From the first time I heard the name the DNB, it always seemed a bit larger than life. The acronym seems to assume that the route is important enough that you should know what it stands for and where it is.
Some of my high school-era climbing mentors may have mentioned the name, but it was Andy Embick who first provided a compelling description to an impressionable freshman. "Yeah, the famous 5.10 mantle has a bolt right there so it's not too scary. A whole day's face climbing. Then you have to exit on the Powell-Reed ledges, unless you want to climb chimneys the whole next day." Developing confidence on Eastern face climbing, the DNB immediately became my main Yosemite Valley goal.
Sophomore year, I put the DNB into a computer climbing game which was my Nat Sci 110 project. It was right up there in status with Stoner's Highway and Astroman, the latest hot routes from Mountain magazine. The funny thing about that game was that I let Bob Palais play it, and he managed to do much better at it than I did. Yep, he even soloed Astroman, more than ten years before Peter Croft. Whenever I tried it, I cratered.
A few weeks prior to junior year, I finally made it to the Valley. I got to see the general line of the route, and it was awesome. I asked Chris Kaiser, a California native, about doing the route, but he had heard "it was pretty devious" and we were scared of getting off-route. We did manage to do the East Buttress of Middle Cathedral, a route on the same formation as the DNB, but it took all of our strength in the 100 degree heat. The DNB seemed quite out of reach, but fortunately Chris was mellow enough to introduce me to crack-of-noon starts, hiding in the shade, and Hoppy's Favorite chocolate milk and breakfast rolls, later my ever-present Valley staples.
Years passed. The line remained awesome. Eventually I moved to California, and I started getting back in climbing shape. John Imbrie came out in October with plans to do Half Dome. We "hamburgered" our hands on Reed's Direct (only a few months later, Andy Embick, now known to some as "Dr. Pump", showed me how to use tape to prevent this). Undaunted by our poor showing, we went for the DNB as a test of speed. This seemed a bit disrespectful, as I never thought of it as a training route, but I was glad to have John, a strong face climber, there to help with the leading.
The start was an immediate problem. It seemed we had to pass the gauntlet of a flaring chimney with a hand crack deep inside to reach the promised face climbing above. Rated only 5.7, I was barely able to manage it, with much foot slippage and hand pumpage. The chimney also swallowed the haul sack, in spite of our best efforts to keep it outside. John also had a lot of trouble with his raw hands, but finally we cleared it. The next pitch was easy and got us to the base of the infamous mantle pitch.
I was the presumed expert on mantles, so I drew the lead. The 5.7 lieback was surprizingly hard, and the long reaches and runout 5.9 mantles which followed really raised the excitement level. I stared at the W-shaped hold of the crux mantle and clipped both bolts. I could press up on the hold without too much trouble, but I couldn't lift my foot up to it. The wall above was glassy smooth, and I was going nowhere. After a few attempts with different positions, I brought John up for a try. He didn't have much luck either, finding even the press quite strenuous. It looked tough for the kids, but I just had to try again, even though I had no good ideas. This time, I just jumped up into the press position, as my left tricep was too weak to muscle the move in the normal slow manner. I tried to bring my foot up, but it wasn't even close. Just then I thought of something crazy. Why don't I just grab my foot with my "free" hand and pull it up forcibly to the hold? A move only a cripple would have thought of, but it worked like a charm. Soon we were both at the belay, scoping the white, grey, and orange- colored wall above.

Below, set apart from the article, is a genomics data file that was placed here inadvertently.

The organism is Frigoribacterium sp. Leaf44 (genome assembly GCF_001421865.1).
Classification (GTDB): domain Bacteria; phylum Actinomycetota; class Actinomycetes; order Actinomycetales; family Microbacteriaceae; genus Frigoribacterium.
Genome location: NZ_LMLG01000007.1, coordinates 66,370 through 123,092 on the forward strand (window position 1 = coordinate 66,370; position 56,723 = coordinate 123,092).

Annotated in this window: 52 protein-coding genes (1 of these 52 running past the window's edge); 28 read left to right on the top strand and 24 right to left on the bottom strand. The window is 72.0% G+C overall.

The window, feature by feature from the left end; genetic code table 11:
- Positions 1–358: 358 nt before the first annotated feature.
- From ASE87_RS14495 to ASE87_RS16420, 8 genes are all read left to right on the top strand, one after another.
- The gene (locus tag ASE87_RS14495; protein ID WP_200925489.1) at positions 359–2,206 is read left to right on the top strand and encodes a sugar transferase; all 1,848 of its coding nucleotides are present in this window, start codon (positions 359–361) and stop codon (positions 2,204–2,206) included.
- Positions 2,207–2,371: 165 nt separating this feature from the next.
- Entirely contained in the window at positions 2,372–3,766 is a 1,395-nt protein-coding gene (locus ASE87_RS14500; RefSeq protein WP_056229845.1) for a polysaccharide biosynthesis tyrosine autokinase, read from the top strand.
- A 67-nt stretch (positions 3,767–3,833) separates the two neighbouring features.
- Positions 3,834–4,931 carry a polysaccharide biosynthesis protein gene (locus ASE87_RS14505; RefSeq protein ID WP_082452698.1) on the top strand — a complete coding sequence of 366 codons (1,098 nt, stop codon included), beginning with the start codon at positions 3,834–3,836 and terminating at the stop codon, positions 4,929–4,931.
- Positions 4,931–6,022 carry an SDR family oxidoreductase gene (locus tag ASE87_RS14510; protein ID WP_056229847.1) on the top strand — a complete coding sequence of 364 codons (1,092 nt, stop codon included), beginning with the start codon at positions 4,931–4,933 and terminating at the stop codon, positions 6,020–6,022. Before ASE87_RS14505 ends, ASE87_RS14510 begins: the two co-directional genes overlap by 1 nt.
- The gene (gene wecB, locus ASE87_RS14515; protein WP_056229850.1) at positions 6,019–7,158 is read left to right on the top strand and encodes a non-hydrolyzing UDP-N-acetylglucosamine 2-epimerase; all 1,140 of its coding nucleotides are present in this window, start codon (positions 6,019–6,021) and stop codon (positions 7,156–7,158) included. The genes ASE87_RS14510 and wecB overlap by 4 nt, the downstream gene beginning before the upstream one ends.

John took off on an inobvious and slightly runout traverse, and soon had polished off the pitch. The topo said the next pitch took the third corner on the right and then traversed back left under a roof. It looked wild, but I was at least consoled by the fact that the route had been soloed (only once, though). It was a beautiful finger crack with plenty of the multicolored face holds and incomparable textures that Middle Cathedral is famous for. A classic pitch, but as I neared the roof, it got hard fast. The crack got too small for finger tips, and several fixed pins and nuts appeared with ancient back-off slings. I desperately clipped the pins and tried to keep my hopes alive. Liebacking was the only way I could reach between finger pockets in the crack, but my tenure on the tips edges was bound to be short. I reached up from my highest edge and could not find the next one, only the remains of a dead bush. I pulled it out easily, but I still had to clean the roots out with a wired nut before I could get an edge, then back down a ways for a rest. Up again, barely able to crank the move, and I clipped a well-rusted fixed nut. I found a few sharp holds and tried to rest. Suddenly my feet blew and I was hanging from the nut, surprised it was holding. Only 5.9, huh? Maybe when that bush was healthy it might have made a great hold, but not now. (The next spring, Jimmy Dunn and Al Rubin backed off of this pitch after Jimmy's repeated proclamation of "this is not 5.9!"). I found an inobvious rest and started arranging protection for the traverse, which by now had that 5.11 look. I couldn't imagine myself soloing this, that's for sure. After placing the last pieces of my rack from wild one-arm positions on the traverse, and somehow managing to style the final undercling, I arrived at the belay with a real sense of accomplishment hardly dimmed by the fall. John followed without much trouble and we had some lunch.